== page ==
Friday, December 11, 2009

Asymptotic quality

Once upon a time, in a cold desert where men performed cruelties by moonlight, an old slave woman had a map of the known world tattooed on her tongue. When she swore, which was often, the juicy invectives passed over rivers and caves and winding blue paths; and when she wanted you lost she closed her mouth with a foamy snap.

Okay, now. The trouble with revising is that ... well, I don't want to do it. I know: wah. But I keep thinking about other stuff I could be writing, strange and fascinating stuff, and then I turn back to my manuscript -- also strange and fascinating, let me not forget! -- as it grinds toward quality.

I have a theory about quality. It is, no doubt, not original, but I like to pretend that I'm the first to have thought it.

In algebra (I'll wait. With me? Okay.) when you graph an equation, say "x=y^2" for example (I'll wait. With me? Okay.) the result is an arcing curve. This line, always changing, soars ever closer to an imaginary limit, but never reaches it. Never reaches it. This imaginary line is the asymptote.

It is perfection. We never reach it.

And so when I change a word, then rethink it and change the sentence, then rethink that and change the paragraph, and then start to have doubts about the whole lousy paragraph and don't get me started on the scene or voice or pace or rhythm (yes, they're different) or metaphor or imagery or tension ...

... it means I'm sliding along toward the asymptote, sluglike, slow and laborious.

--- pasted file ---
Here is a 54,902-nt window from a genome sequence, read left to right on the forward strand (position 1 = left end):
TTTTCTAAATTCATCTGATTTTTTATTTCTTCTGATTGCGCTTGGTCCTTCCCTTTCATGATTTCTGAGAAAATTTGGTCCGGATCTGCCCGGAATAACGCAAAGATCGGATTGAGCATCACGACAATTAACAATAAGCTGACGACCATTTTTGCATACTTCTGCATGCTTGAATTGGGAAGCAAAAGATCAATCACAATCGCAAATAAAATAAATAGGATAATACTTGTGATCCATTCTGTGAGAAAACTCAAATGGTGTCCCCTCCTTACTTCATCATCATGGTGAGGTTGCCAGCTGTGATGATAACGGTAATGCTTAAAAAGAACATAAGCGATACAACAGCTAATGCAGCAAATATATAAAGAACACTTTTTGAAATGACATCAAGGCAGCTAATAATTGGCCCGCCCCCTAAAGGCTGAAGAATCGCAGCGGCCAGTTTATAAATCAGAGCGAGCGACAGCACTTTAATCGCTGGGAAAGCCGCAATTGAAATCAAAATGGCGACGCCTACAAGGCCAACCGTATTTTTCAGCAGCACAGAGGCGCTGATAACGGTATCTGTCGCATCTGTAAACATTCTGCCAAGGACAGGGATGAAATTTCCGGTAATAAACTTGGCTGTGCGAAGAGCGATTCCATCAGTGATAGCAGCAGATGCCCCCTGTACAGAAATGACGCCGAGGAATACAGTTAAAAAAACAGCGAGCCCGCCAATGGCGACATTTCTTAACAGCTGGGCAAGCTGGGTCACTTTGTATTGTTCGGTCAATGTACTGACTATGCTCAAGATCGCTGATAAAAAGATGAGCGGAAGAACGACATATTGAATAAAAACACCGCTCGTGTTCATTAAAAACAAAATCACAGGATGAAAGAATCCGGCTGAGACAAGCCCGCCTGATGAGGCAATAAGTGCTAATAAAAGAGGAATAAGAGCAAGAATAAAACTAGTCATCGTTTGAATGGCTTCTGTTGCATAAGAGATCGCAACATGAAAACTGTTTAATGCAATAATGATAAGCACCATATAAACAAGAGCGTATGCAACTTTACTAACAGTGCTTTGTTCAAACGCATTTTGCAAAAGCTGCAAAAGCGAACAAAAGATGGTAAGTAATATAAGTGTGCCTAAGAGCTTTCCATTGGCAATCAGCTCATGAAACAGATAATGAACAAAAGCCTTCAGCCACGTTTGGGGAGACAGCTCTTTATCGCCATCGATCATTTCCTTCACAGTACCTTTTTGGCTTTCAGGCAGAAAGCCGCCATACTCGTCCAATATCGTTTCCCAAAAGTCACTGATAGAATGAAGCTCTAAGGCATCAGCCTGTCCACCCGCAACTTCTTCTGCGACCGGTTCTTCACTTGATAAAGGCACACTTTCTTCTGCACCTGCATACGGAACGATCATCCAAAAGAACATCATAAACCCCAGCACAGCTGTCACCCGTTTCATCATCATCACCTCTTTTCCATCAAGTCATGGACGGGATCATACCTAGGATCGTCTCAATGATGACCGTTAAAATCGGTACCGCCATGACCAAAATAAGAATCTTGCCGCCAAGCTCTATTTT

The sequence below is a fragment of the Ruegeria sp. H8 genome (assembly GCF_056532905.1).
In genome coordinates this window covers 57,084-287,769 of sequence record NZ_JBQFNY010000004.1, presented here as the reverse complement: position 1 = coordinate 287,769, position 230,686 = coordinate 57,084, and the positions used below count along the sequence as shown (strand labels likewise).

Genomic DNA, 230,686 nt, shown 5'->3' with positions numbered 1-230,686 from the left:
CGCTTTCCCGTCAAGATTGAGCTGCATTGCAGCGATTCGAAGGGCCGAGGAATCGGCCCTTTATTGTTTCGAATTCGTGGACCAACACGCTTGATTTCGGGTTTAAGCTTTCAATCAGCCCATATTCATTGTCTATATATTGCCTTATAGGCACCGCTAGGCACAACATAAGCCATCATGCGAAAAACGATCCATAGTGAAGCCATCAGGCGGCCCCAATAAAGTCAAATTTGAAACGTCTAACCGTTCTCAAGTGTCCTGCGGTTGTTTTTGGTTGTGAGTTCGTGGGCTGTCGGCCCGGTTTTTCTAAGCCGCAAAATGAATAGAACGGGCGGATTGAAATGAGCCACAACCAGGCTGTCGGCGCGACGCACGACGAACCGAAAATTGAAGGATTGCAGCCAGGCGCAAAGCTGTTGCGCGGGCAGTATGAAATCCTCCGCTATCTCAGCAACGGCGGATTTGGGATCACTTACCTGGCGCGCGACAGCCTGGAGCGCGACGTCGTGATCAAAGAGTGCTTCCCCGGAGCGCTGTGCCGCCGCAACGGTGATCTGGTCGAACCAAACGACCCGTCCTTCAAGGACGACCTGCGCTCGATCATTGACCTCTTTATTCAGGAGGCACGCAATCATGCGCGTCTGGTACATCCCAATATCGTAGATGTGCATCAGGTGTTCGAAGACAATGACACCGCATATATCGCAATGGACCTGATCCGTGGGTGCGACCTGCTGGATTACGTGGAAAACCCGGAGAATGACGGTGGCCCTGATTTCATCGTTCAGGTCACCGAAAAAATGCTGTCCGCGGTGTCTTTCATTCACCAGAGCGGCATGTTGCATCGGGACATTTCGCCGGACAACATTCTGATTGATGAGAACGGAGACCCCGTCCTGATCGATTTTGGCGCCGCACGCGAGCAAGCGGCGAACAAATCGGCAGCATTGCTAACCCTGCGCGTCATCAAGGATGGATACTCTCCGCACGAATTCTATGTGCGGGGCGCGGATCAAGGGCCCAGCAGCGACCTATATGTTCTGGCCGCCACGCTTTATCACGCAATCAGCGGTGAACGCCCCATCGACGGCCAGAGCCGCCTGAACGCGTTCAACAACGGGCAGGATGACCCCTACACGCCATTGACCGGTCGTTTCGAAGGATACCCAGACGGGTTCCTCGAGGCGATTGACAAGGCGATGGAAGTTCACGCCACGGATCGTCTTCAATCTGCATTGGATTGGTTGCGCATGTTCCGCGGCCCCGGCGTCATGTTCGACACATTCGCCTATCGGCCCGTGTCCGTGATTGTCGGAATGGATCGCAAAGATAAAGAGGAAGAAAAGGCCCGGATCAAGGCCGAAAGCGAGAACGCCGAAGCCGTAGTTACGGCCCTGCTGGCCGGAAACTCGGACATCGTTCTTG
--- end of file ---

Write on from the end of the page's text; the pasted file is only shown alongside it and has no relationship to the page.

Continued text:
Sometimes I think one great side effect of being a writer is the ability to complain in metaphor! Anyway, happy weekend to all and to all a good night.

4 comments:

missalister said...

The first paragraph: pure beauty. The sixth (six, the biblical number of incompleteness, I might add) paragraph is my definition of the monkey mind: a renowned surgeon, if he does his thing, will be successful; but if he thinks of the prestigious man that will be under his knife on the morrow, he fears he will screw up, and so he does ; )

Barry.Long said...

Ah, but what is more beautiful:
A perfect horizontal line, or the horizon?
The geometry of an idea, or the feeling it leaves you with?

An alternative view is It's the wabi-sabi aspect of imperfections - ok, some imperfections - makes even simple things really resonate. Would the moon be more alluring if it were always whole? Maybe the challenge is not perfection, but which imperfections to leave in?

S R Wood said...

I've heard that ancient weavers used to include a tiny imperfection in the great and ornate rugs they made. Because the only perfect thing is the divine, and they had no such aspirations.

Wabi-sabi in surgery, in writing, in boatbuilding. Maybe the trick is to aim for perfection but not to expect it.

Barry Long said...

I used to restore colonial era houses, and saw something very similar: When installing the turned spindles for a banister on a staircase, they always put in one upside down, so as not to offend The Lord with their own aspirations.

Let's hope surgeons aren't so superstitious (though I've met many a doctor who confesses to have no idea how we are healed).

In boat building? Hmmm. I just mis-cut a month's worth of work by 1/8". Not feeling consoled much. Hope The Lord is happy.